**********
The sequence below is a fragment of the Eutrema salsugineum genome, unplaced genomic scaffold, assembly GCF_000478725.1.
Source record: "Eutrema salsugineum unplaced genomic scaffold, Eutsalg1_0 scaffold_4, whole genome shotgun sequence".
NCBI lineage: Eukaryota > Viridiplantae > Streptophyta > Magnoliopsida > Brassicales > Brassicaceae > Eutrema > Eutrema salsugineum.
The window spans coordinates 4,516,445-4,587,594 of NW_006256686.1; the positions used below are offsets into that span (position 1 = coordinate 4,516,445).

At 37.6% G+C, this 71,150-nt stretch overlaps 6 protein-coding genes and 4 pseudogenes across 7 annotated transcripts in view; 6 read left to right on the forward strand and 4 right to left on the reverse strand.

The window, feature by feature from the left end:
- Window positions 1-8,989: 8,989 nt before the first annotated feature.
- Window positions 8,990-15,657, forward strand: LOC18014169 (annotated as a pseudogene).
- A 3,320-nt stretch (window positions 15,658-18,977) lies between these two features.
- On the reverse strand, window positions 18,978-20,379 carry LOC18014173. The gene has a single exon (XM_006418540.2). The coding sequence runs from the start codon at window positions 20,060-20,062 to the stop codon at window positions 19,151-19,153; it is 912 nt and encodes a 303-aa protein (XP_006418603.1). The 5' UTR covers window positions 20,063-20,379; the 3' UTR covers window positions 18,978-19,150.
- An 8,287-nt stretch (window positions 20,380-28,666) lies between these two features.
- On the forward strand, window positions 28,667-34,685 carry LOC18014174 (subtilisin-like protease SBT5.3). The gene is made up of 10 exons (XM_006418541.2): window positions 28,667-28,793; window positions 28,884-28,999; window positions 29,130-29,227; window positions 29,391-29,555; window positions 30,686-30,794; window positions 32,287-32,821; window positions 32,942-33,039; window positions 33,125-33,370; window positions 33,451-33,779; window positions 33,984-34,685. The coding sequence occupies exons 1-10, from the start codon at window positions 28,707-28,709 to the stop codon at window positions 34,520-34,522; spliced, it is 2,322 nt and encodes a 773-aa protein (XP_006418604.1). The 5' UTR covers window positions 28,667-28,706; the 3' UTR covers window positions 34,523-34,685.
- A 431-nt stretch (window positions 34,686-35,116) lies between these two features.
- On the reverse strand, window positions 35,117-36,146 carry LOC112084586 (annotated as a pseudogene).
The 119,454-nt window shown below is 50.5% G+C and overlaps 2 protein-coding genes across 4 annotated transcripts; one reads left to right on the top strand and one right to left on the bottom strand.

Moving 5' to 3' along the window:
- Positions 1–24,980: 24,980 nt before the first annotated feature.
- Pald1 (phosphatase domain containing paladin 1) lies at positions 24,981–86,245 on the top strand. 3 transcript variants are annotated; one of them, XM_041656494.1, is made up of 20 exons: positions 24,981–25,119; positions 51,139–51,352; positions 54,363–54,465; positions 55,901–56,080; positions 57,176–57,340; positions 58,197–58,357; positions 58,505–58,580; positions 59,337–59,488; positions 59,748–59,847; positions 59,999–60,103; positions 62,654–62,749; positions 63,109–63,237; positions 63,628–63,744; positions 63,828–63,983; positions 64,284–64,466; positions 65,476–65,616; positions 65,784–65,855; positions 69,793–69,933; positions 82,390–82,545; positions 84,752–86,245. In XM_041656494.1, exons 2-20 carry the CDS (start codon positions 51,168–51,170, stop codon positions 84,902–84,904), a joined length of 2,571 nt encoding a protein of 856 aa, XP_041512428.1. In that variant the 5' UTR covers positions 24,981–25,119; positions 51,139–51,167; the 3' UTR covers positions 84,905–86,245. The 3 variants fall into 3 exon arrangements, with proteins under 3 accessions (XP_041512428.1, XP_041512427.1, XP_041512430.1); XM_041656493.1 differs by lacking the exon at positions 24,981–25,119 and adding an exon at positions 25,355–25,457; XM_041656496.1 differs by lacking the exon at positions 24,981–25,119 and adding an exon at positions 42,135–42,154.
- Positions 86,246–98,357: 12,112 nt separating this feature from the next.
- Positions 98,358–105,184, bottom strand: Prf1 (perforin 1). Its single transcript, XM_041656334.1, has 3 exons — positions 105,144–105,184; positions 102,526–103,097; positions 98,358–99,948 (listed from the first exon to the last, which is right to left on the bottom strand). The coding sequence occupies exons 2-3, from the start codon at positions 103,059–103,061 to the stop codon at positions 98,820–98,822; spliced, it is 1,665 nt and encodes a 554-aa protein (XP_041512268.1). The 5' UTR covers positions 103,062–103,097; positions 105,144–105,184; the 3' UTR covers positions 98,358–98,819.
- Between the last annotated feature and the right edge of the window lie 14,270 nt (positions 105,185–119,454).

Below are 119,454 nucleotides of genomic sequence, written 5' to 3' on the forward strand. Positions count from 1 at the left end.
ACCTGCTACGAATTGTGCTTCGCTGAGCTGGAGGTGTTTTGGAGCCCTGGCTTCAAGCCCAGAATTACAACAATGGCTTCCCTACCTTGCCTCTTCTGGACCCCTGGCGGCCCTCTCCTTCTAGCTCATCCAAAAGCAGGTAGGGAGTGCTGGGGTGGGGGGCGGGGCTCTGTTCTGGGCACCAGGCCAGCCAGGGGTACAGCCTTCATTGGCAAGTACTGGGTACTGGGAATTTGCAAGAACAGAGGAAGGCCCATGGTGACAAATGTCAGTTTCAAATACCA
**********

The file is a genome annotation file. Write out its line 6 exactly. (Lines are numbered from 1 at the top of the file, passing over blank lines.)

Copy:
The window, feature by feature from the left end: